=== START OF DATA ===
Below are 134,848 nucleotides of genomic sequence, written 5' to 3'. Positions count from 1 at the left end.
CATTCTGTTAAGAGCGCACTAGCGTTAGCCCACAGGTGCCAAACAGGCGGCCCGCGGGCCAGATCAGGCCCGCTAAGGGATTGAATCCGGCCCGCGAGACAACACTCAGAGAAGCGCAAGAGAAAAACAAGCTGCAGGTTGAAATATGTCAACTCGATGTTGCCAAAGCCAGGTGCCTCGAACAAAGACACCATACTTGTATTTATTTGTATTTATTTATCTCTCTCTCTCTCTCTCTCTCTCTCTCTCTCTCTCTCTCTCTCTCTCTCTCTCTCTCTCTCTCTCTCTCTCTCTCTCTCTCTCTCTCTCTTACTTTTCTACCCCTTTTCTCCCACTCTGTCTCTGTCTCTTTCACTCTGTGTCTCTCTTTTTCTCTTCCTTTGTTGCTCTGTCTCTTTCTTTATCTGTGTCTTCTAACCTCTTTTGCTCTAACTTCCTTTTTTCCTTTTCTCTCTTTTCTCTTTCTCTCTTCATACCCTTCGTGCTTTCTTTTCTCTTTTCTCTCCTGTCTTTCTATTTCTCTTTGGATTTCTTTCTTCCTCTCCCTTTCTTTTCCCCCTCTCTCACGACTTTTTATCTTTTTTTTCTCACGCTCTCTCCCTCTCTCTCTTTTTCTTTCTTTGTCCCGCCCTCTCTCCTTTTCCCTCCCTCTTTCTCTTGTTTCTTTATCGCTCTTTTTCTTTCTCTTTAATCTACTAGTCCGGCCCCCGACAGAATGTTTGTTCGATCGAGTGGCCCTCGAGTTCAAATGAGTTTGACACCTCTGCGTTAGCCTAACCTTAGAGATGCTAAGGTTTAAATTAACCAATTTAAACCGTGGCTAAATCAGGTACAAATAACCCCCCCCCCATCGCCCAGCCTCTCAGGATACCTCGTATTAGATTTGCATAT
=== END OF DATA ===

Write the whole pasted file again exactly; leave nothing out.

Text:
Below are 134,848 nucleotides of genomic sequence, written 5' to 3'. Positions count from 1 at the left end.
CATTCTGTTAAGAGCGCACTAGCGTTAGCCCACAGGTGCCAAACAGGCGGCCCGCGGGCCAGATCAGGCCCGCTAAGGGATTGAATCCGGCCCGCGAGACAACACTCAGAGAAGCGCAAGAGAAAAACAAGCTGCAGGTTGAAATATGTCAACTCGATGTTGCCAAAGCCAGGTGCCTCGAACAAAGACACCATACTTGTATTTATTTGTATTTATTTATCTCTCTCTCTCTCTCTCTCTCTCTCTCTCTCTCTCTCTCTCTCTCTCTCTCTCTCTCTCTCTCTCTCTCTCTCTCTCTCTCTCTCTCTCTTACTTTTCTACCCCTTTTCTCCCACTCTGTCTCTGTCTCTTTCACTCTGTGTCTCTCTTTTTCTCTTCCTTTGTTGCTCTGTCTCTTTCTTTATCTGTGTCTTCTAACCTCTTTTGCTCTAACTTCCTTTTTTCCTTTTCTCTCTTTTCTCTTTCTCTCTTCATACCCTTCGTGCTTTCTTTTCTCTTTTCTCTCCTGTCTTTCTATTTCTCTTTGGATTTCTTTCTTCCTCTCCCTTTCTTTTCCCCCTCTCTCACGACTTTTTATCTTTTTTTTCTCACGCTCTCTCCCTCTCTCTCTTTTTCTTTCTTTGTCCCGCCCTCTCTCCTTTTCCCTCCCTCTTTCTCTTGTTTCTTTATCGCTCTTTTTCTTTCTCTTTAATCTACTAGTCCGGCCCCCGACAGAATGTTTGTTCGATCGAGTGGCCCTCGAGTTCAAATGAGTTTGACACCTCTGCGTTAGCCTAACCTTAGAGATGCTAAGGTTTAAATTAACCAATTTAAACCGTGGCTAAATCAGGTACAAATAACCCCCCCCCCATCGCCCAGCCTCTCAGGATACCTCGTATTAGATTTGCATAT